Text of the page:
Best Travel Credit Cards for December 2023 – CNET

There are a number of different card features you’ll need to consider when deciding which travel card is right for you, including the fees, rewards, redemption methods and additional card perks.

Foreign transaction fees: If you plan to travel out of the US, you’ll want to be sure the card you’re eyeing doesn’t require foreign transaction fees. Many credit cards tack these fees on while you’re abroad. They’re 3% of your transaction. Most travel credit cards don’t have foreign transaction fees.

Annual fees: You’ll want to make sure that the card’s rewards and benefits provide enough value through your normal spending to cover its annual fee. That means your spending generates enough rewards to cover the fee and you travel enough to use all of the card benefits. A travel card without an annual fee is better for travelers who don’t travel too often throughout the year, but it won’t provide as lucrative card perks like annual statement credits.

Rewards: A travel credit card’s rewards are one of the most important things to consider. They should match how you usually spend while traveling and have a competitive value when it’s time to redeem. Choose a credit card that matches your travel budget and spending habits to avoid overspending.

Rewards redemption: Generally, you’ll have a better chance to maximize your rewards if you have more options available. Avoid redeeming for statement credits, and instead, use your points for airfare or hotels. If you’re looking to get the most from your points, consider a credit card that offers point transfers to the credit card issuer’s partners.

Travel perks: And lastly, consider the card’s additional perks. Does it offer annual statement credits? How about amenities like airport lounge access or an application fee credit for Global Entry or TSA PreCheck? Many premium travel cards will offer ways to offset their annual fees through their benefits, but you’ll need to make sure you can make full use of them to do so.

How experts suggest choosing the right travel credit card


Gerri Detweiler

Expert Reviewer


Julia Menez

Expert Reviewer


Daniel Braun

Expert Reviewer

There are dozens of travel credit cards, so finding the right fit can be daunting. 

“The most important factor you need to look at when choosing a travel credit card is whether you value a specific brand,” said credit expert Gerri Detweiler.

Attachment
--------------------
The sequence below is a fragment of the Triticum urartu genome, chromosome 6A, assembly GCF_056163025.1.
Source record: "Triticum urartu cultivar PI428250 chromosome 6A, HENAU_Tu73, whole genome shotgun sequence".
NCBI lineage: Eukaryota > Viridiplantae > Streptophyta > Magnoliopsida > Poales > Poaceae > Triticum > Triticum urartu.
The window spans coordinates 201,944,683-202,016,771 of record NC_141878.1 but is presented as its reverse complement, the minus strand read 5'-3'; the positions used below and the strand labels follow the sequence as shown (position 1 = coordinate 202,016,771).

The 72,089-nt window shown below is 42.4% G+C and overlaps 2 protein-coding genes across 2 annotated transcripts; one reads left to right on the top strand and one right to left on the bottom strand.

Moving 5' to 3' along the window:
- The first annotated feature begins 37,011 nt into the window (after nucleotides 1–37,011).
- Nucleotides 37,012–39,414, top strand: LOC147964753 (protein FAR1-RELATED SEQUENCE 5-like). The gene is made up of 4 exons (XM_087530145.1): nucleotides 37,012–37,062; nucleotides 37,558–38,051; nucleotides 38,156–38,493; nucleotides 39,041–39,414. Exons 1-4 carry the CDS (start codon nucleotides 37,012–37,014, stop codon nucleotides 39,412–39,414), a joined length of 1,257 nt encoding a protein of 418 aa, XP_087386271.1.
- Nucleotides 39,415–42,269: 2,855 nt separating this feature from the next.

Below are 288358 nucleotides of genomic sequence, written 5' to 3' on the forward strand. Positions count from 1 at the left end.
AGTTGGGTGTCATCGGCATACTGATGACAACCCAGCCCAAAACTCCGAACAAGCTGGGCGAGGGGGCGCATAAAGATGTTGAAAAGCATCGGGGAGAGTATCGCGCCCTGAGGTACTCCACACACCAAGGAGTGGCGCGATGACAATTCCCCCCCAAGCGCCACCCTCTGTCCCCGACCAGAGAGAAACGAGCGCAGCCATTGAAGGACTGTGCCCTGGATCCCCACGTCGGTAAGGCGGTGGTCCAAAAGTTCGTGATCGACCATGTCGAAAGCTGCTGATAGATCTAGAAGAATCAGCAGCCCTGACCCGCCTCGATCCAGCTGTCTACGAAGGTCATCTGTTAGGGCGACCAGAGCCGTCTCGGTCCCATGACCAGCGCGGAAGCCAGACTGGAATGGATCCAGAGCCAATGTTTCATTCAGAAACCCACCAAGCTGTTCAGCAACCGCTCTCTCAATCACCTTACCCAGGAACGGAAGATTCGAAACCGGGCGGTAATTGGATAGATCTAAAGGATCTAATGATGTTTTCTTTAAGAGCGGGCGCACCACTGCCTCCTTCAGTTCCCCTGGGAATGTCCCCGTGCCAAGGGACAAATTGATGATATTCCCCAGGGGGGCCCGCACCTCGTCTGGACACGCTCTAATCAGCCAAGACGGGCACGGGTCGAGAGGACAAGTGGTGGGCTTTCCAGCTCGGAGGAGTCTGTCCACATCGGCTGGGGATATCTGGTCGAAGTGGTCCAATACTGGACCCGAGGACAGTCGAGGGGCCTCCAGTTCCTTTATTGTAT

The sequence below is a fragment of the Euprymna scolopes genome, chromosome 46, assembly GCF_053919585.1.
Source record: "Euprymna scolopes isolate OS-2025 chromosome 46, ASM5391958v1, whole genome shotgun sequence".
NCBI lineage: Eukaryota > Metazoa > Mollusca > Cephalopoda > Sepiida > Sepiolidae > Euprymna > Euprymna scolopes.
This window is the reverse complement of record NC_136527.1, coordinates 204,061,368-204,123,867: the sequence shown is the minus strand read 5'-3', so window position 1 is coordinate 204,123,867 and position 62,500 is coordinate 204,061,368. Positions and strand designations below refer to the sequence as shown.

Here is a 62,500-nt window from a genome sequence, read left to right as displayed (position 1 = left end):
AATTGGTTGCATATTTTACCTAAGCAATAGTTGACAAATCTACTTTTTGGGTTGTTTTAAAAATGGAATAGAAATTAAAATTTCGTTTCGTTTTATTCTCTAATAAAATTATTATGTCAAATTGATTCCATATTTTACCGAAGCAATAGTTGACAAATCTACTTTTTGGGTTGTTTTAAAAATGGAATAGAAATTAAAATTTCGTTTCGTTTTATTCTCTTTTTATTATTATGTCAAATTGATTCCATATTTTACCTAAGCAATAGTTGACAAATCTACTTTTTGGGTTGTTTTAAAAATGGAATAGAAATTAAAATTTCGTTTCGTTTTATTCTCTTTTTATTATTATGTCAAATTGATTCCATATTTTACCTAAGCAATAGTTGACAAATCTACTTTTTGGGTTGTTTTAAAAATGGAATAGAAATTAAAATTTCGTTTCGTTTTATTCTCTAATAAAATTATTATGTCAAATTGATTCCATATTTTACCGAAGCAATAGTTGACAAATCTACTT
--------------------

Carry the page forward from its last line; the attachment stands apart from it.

If you always fly with one airline or stay at a particular hotel, you may want the benefits that come with a co-branded card that earns rewards specifically for that brand, Detweiller said. Perks could include jumping up to a higher airline membership tier for airline cards or annual free night stay certificates with hotel cards. But if you’re not loyal to one brand, Detweiler instead suggests a general travel credit card for avid travelers.

You also want to consider the type of rewards the card earns, said credit card expert Julia Menez.

“For those looking to travel with points and miles, the best way to pick the right travel credit card is to work backward,” Menez said. Once you choose your destination, Menez said it’s important to check which type of points will most effectively cover the cost.

“Once you know which type and how many points you’ll need to earn,  select a travel credit card that earns those types of points,” she said.

Since many of the best travel cards charge an annual fee, figure out if you can justify it with the rewards and card perks you’ll earn. “If you’re going to pay a high annual fee, then you really need to look at whether you’ll earn enough in benefits to offset most or hopefully all of that fee,” Detweiler said. 

If you won’t earn enough to make up for an annual fee, consider a lower-annual-fee credit card or even a cash-back card that might better suit your spending and budget, Detweiller added.

Lastly, consider how you can redeem a card’s points, the value of its rewards and whether you plan to transfer points to travel partners.

“Flexible points currencies like Chase, American Express, Capital One, Citi and Bilt are some of the most valuable because they can be used with many different airlines and hotel chains,” Menez said.